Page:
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Proceedings Paper

X-ray autocorrelator
Author(s): Linn D. Van Woerkom; Richard R. Freeman; William E. Cooke; Thomas J. McIlrath
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Paper Abstract

The preliminary measurement of a 100 eV ultrashort soft x-ray pulsewidth using cross correlation is presented based on the principle that ponderomotive potentials of high intensity visible light shift x-ray absorption lines at femtosecond speeds. We are developing a high resolution technique for the direct measurement of pulse durations of soft x-ray pulses that are emitted from laser produced plasmas driven by subpicosecond lasers. This technique relies on the interaction of a high intensity ultrashort pulse visible laser with the bound levels of an atom through the high intensity A.C. Stark effect. In the presence of the visible laser, all atomic levels undergo some shift in energy1 . Specifically, the final state will shift significantly for a bound-bound inner shell transition in a noble gas in the soft x-ry regime (in which an inner shell electron is excited to an autoionizing Rydberg state). Thus, for a narrow spectral region centered on the unperturbed inner shell transition energy, the absorption of radiation may be 'switched off' when the visible laser is present. This switching of the absorption characteristics forms the basis for our pulsewidth measurement. If the timing between the x-ray pulse and the visible laser pulse is varied, the switch will map out the temporal evolution of the x-ray pulse with a resolution equal to the visible laser pulsewidth. Our experiment uses a high density pulsed krypton gas source as the abosrbing medium, and montior the 3d-5p inner shell transition at 91.2 eV with a 1.5 m grazing incidence monochromator. The plasma is produced on a solid gold plated copper rod by 3 mJ of 308 nm light with a pulsewidth of about 300 fs. The high intensity visible laser has a peak intensity of about iO' W/cm2 in a 100 fs pulse at 616 nm. By delaying the visible laser with respect to the x-ray pulse, we have made a very preliminary measurement of about 1.5 ps for the duration of the x-ray burst. The time to accumulate the data in this experiment was on the order of 2 hours with poor signal to noise. Although the data indicate a change in the absorption due to the visible laser, it is not good enough to make a conclusive measurement. We are currently in the process of redesigning the experiment to incorporate a multilayer coated focussing optic to enhance the x-ray flux by a factor of 1000. This should enable us to obtain good signal to noise and establish this method as a valuable diagnostic for laser produced plasmas.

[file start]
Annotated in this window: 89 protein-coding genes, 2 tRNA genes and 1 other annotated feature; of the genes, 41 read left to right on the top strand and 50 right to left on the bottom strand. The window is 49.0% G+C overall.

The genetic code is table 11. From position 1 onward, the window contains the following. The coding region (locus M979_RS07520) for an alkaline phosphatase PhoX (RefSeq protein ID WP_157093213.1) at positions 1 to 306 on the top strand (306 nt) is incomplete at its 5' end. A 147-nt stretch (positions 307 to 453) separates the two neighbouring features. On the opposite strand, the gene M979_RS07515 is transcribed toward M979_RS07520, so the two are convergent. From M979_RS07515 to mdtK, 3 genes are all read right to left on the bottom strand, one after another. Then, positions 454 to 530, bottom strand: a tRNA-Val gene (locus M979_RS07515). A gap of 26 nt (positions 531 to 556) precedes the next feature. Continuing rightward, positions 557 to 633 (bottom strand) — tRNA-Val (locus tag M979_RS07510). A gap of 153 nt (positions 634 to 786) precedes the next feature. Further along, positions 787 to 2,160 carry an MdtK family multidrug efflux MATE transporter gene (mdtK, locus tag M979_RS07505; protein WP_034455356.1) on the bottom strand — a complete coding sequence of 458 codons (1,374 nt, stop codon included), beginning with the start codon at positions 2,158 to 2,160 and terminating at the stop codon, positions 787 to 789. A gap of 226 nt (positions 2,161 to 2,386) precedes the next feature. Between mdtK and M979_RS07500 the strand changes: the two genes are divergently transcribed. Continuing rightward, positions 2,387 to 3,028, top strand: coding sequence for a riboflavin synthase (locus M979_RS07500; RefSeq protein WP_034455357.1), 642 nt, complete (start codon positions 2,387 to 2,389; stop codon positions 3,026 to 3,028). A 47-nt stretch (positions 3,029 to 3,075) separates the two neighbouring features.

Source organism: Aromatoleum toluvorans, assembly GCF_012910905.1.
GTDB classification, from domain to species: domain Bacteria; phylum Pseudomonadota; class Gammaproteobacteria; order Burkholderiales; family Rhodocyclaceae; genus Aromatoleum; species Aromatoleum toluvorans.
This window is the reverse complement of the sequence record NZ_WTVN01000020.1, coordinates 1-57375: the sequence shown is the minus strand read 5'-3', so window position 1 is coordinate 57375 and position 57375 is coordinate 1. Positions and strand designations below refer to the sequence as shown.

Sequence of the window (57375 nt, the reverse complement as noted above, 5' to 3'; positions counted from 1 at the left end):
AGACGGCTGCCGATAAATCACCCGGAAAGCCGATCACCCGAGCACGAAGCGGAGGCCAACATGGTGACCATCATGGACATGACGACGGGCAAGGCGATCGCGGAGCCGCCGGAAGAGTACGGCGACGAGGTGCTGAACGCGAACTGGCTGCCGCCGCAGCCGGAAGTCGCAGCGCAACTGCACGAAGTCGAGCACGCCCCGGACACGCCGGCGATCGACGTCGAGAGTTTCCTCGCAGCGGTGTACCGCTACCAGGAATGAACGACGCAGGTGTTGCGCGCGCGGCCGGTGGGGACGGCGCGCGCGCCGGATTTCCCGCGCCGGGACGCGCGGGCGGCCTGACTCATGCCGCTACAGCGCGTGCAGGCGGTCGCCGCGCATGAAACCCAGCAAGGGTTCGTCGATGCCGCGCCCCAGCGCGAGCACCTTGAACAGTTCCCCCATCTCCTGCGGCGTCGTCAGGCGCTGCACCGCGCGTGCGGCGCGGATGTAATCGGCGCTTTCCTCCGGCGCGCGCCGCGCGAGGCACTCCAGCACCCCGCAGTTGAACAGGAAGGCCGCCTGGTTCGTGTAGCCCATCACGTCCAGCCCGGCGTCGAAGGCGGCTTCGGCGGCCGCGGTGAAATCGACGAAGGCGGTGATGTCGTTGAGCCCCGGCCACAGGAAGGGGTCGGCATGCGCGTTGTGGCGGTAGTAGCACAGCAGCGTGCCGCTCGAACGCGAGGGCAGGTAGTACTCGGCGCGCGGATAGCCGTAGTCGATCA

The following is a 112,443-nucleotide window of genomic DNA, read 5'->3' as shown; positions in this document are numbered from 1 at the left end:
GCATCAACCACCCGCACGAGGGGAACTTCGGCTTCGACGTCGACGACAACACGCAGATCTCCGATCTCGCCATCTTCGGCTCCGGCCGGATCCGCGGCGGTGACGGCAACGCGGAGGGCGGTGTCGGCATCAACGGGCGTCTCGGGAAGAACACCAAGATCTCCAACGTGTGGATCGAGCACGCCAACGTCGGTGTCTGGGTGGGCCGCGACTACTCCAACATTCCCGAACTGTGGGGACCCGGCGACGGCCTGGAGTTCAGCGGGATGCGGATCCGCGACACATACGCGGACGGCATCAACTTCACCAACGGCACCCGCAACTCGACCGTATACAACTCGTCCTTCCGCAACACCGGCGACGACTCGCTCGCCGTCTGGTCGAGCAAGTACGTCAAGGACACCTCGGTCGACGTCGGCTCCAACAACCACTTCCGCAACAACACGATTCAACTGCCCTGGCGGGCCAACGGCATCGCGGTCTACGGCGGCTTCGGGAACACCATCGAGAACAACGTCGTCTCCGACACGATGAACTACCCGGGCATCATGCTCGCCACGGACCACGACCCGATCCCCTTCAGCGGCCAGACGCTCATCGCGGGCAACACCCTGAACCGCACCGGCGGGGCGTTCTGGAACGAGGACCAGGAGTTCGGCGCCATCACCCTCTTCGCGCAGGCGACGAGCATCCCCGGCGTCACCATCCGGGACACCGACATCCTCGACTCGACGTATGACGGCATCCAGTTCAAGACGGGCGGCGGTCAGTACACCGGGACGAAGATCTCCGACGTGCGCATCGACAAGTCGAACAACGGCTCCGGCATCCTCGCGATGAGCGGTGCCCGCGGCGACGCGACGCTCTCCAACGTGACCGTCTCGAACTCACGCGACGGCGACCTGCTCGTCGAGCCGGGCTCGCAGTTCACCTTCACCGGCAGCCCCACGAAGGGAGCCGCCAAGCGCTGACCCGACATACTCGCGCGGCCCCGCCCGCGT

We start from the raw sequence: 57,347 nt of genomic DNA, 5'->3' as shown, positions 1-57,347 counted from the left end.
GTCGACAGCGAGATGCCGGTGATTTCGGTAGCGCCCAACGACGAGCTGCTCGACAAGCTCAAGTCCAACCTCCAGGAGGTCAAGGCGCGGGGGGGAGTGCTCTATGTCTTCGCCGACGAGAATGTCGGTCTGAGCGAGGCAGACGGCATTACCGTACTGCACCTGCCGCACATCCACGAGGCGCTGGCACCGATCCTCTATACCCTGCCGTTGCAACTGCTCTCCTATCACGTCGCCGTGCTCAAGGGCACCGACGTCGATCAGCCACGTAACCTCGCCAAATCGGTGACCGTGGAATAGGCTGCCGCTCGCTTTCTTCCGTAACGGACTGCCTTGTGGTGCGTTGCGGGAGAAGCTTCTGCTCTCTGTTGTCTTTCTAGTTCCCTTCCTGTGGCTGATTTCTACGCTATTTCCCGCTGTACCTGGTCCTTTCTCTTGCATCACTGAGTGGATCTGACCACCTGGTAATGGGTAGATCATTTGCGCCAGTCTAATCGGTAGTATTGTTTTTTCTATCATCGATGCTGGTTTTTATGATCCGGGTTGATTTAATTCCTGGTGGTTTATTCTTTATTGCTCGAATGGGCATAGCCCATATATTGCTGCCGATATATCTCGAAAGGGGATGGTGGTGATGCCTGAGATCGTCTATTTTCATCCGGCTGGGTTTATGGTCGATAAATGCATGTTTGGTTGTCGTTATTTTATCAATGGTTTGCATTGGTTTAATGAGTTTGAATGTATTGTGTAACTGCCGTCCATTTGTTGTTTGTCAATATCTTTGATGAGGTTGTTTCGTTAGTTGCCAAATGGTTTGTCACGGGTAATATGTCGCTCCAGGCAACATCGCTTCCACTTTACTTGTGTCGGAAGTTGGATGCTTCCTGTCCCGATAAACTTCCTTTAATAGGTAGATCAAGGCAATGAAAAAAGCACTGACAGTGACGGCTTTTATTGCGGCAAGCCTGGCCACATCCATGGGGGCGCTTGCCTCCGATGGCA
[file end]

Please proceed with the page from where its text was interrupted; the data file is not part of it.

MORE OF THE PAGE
Paper Details

Date Published: 1 May 1990
PDF: 1 pages
Proc. SPIE 1229, Femtosecond to Nanosecond High-Intensity Lasers and Applications, (1 May 1990); doi: 10.1117/12.18673
Show Author Affiliations
Linn D. Van Woerkom, AT&T Bell Labs. (United States)
Richard R. Freeman, AT&T Bell Labs. (United States)
William E. Cooke, Univ. of Southern California (United States)
Thomas J. McIlrath, Univ. of Maryland (United States)


Published in SPIE Proceedings Vol. 1229:
Femtosecond to Nanosecond High-Intensity Lasers and Applications
E. Michael Campbell, Editor(s)

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